A continued “business as usual" approach to water will lead to a "collapse in our global socioeconomic system," Richard Connor, lead author of the UN’s World Water Development Report told Thomson Reuters Foundation.
In just 15 years, the planet faces a 40% shortfall in water supplies with urbanization, population growth and rising competition for water resources for food production, energy and industry compete for water resources.
Better management and investment are needed to stem the crisis. For developing countries, investing $15-30 billion in improved water resources management in developing countries could have an annual income return of $60 billion, the report suggests. One reason: People with access to clean water are healthier, and enjoy better education and employment prospects.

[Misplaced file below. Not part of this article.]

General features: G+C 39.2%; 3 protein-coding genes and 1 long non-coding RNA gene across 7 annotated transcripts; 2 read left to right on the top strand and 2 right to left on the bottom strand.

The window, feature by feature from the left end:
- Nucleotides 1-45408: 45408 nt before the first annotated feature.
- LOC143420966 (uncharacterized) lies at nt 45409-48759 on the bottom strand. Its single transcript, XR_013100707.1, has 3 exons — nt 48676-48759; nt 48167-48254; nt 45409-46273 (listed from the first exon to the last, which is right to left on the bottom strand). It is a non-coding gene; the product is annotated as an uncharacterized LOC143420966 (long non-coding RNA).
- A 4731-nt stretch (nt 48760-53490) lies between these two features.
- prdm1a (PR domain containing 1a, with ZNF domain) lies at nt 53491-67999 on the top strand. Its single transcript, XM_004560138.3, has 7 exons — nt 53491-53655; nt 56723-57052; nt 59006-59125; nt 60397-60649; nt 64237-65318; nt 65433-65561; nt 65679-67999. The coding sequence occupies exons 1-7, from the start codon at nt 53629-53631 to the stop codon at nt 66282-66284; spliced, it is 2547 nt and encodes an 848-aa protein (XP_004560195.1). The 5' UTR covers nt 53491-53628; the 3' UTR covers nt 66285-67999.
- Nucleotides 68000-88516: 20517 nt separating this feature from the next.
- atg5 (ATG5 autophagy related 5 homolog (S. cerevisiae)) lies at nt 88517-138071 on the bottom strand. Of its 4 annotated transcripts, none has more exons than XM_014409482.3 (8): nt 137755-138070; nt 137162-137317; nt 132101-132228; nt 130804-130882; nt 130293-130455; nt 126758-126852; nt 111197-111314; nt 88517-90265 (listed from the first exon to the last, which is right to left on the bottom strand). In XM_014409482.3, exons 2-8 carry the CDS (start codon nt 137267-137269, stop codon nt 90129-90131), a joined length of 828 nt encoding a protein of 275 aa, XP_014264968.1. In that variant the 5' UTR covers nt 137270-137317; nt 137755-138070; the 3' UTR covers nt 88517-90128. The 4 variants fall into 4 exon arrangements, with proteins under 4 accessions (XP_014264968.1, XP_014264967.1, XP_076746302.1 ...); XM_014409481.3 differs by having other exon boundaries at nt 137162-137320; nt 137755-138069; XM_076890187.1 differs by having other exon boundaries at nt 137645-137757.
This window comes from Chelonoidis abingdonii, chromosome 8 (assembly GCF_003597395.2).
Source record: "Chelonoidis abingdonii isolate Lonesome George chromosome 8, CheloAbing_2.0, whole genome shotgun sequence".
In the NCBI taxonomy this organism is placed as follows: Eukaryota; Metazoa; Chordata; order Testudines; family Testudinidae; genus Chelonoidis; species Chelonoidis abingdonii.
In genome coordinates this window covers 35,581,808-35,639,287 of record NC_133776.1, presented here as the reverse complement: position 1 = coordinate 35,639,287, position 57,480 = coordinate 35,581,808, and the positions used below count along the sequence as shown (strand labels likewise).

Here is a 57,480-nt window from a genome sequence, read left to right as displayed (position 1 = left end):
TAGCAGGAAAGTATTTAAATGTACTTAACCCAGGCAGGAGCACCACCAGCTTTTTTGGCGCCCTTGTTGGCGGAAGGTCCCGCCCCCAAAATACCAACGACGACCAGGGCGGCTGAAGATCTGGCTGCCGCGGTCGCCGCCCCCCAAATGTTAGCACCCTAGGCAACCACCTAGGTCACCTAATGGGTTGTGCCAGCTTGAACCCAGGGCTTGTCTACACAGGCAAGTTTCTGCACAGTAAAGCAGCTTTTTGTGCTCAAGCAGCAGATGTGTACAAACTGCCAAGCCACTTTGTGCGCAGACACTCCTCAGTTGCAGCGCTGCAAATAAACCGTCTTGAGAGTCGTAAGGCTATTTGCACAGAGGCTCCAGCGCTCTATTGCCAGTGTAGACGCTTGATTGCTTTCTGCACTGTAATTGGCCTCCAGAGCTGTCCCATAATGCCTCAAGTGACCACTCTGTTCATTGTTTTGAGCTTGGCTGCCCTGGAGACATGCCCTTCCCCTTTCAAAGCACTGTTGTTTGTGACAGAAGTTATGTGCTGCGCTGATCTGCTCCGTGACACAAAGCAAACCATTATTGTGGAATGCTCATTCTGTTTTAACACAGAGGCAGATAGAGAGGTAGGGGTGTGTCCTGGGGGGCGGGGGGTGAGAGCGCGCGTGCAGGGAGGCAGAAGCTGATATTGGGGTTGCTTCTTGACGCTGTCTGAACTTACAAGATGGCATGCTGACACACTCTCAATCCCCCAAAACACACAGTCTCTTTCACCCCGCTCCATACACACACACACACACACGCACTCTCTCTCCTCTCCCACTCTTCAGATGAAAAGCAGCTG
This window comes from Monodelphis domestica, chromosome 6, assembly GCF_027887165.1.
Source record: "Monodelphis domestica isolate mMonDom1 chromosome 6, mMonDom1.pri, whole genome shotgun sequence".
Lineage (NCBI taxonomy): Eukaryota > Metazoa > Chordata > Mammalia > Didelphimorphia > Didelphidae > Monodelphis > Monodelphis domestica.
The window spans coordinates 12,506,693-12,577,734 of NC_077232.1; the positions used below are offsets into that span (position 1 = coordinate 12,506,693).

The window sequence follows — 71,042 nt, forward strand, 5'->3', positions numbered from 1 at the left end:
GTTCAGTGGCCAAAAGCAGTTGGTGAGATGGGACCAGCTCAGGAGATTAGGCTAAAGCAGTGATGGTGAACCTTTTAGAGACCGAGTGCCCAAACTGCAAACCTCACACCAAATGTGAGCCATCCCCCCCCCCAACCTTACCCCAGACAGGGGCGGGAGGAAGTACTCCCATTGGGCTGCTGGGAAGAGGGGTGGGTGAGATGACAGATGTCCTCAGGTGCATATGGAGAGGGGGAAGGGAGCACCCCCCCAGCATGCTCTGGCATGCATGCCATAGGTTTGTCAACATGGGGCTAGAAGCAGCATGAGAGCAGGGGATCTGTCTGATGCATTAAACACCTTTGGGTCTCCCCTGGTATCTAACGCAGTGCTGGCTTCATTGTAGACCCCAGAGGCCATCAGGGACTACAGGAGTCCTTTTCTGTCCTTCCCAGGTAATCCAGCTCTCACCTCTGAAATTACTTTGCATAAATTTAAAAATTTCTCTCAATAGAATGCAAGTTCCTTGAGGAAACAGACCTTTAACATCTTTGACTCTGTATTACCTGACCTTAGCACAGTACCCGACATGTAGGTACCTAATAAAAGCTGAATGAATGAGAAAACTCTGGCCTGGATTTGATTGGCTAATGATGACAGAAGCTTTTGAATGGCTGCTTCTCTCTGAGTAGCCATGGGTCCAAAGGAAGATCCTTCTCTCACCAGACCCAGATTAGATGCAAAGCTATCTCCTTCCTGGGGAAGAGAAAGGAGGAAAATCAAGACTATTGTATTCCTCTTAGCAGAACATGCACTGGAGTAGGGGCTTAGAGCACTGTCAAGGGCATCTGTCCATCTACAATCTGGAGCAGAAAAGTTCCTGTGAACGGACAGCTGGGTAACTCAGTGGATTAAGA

Ahead of World Water Day, this Sunday March 22, the Thomson Reuters Foundation showcases this story along with other recent articles—featuring water woes in Kenya, Brazil, Pakistan, and more.